Wound Care

Painful or inflamed wounds or ulcers that take longer to heal than expected require specialized medical attention. If left unmanaged, these wounds can cause serious complications.
Shot Health specializes in wound care for different kinds of chronic and slow-healing wounds including infections, burns, and ulcers.

What are the Symptoms of a Chronic Wound?

A chronic wound is one that has delayed healing. Some of the symptoms of a chronic wound include:

Swelling – chronic wounds appear swollen and red even after several days or weeks

Pain – if the pain in the wound persists or worsens weeks after the first time you noticed it, it might imply the wound is not healing. Normally, the pain needs to subside over time

Odor – a foul-smell from a wound means there are is dead tissue stalling the healing process and it needs to be removed to allow the wound to heal.

Fever – a fever may indicate a serious complication related to your wound. Therefore, monitor your temperature and get in touch with your doctor if it runs higher than 100 degrees Fahrenheit.

Discharge – milky, yellowish, or thick liquid oozing from a wound means there is an infection that can stop the healing process.

Bleeding – when a wound is healing, it scabs over and stops bleeding. If a wound is still bleeding after a few weeks, it could be a sign of a chronic wound.

If an ulcer or a sore persists with these signs after thirty days, it is likely a chronic wound that would need specialized wound care.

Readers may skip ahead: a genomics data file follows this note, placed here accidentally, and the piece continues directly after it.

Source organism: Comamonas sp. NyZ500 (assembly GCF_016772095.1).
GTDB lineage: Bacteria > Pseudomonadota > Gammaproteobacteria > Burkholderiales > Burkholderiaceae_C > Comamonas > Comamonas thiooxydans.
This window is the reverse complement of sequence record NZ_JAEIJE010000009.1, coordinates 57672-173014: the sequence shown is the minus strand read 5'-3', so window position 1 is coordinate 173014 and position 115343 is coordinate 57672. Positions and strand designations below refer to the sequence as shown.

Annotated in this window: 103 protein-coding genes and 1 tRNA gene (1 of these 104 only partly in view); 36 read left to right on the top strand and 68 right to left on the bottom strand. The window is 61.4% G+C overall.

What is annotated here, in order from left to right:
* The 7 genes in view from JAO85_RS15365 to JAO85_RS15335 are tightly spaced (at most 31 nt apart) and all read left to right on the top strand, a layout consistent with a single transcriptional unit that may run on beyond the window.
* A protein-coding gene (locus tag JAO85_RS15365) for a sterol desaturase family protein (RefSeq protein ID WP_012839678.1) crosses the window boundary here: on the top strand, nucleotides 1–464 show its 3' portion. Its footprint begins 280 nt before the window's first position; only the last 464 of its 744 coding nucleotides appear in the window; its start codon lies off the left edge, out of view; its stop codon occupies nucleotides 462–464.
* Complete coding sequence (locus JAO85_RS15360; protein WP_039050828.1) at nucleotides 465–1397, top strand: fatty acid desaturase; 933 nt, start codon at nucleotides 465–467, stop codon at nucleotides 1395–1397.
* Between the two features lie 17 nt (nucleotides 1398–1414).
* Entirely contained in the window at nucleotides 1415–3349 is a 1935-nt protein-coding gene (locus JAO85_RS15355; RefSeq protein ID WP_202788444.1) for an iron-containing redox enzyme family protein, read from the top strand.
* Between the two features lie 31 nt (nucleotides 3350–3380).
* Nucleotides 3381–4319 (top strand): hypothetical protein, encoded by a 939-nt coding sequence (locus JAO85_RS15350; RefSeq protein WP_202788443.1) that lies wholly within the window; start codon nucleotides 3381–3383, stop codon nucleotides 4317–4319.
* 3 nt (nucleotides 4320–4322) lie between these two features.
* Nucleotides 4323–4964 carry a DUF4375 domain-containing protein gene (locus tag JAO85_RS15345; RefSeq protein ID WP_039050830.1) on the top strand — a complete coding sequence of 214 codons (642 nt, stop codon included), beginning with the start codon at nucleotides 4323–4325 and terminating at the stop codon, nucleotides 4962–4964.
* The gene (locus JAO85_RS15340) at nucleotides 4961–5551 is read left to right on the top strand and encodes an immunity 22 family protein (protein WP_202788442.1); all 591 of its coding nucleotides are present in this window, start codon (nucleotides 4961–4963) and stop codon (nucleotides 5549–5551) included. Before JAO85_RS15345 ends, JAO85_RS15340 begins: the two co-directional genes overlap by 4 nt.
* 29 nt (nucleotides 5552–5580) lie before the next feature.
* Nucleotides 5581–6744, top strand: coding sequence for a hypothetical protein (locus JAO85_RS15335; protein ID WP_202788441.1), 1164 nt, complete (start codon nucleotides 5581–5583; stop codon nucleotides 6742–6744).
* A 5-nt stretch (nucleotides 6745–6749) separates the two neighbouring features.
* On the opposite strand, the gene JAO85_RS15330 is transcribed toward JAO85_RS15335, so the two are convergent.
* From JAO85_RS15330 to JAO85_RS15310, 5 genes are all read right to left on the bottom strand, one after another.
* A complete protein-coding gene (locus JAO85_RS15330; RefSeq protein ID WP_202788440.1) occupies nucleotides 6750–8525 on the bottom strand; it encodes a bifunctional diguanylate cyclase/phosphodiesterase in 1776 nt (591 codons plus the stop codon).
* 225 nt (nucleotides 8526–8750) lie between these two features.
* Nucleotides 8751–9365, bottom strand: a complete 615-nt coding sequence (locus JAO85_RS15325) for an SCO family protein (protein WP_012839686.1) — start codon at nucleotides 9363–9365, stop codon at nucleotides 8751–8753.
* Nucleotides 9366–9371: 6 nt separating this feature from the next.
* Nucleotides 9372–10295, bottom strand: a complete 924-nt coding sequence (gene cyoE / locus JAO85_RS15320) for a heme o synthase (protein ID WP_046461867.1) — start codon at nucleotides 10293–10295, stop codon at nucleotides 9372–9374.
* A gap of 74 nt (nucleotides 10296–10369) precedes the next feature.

What Causes Chronic Wounds?

Various medical factors and health conditions can result in the development of chronic wounds, including:
  • Venous insufficiency (leg ulcers) – if there occurs failure in the veins controlling blood flow to the heart, blood can back up and result in the formation of ulcers. These sores appear on the ankle or lower leg.
  • Surgery (infected wounds) – if the wounds post-surgery are infected, the skin surrounding the incision becomes red and inflamed. The infection prevents the incision wound from healing.
  • Bedsores (Prolonged pressure) – bedsores develop on areas of the skin exposed to constant, prolonged pressure, especially because someone is unconscious or bedridden. They form on bony protruding body parts where maximum pressure is exerted like shoulder blades, elbows, and tail    bone.
  • Ostomy – this is a medical procedure that creates an opening in the stomach to enable the transport of waste out of the body due to bowel problems. If the ostomy wound is not kept clean, it becomes infected.
  • Osteomyelitis (bone infection) – if bacterial infections in the blood spread to the bone, the bone tissue becomes inflamed.
  • Traumatic ulcers (injury) – trauma results in the damage of body tissues or the blood vessels, or the lymphatic system involved in fighting infections. This can result in ulcer formation.
  • Diabetes (foot ulcers) – diabetes puts people at risk of foot ulcers. If left untreated, the sores can result in serious complications to the extent of requiring amputation.
  • Autoimmune disorders – disorders like rheumatoid arthritis can result in the development of ulcers on the feet or legs due to poor blood circulation and inflammation

Chronic wounds can result in complications. Ensure you receive specialized wound care from our professionals at Shot Health.

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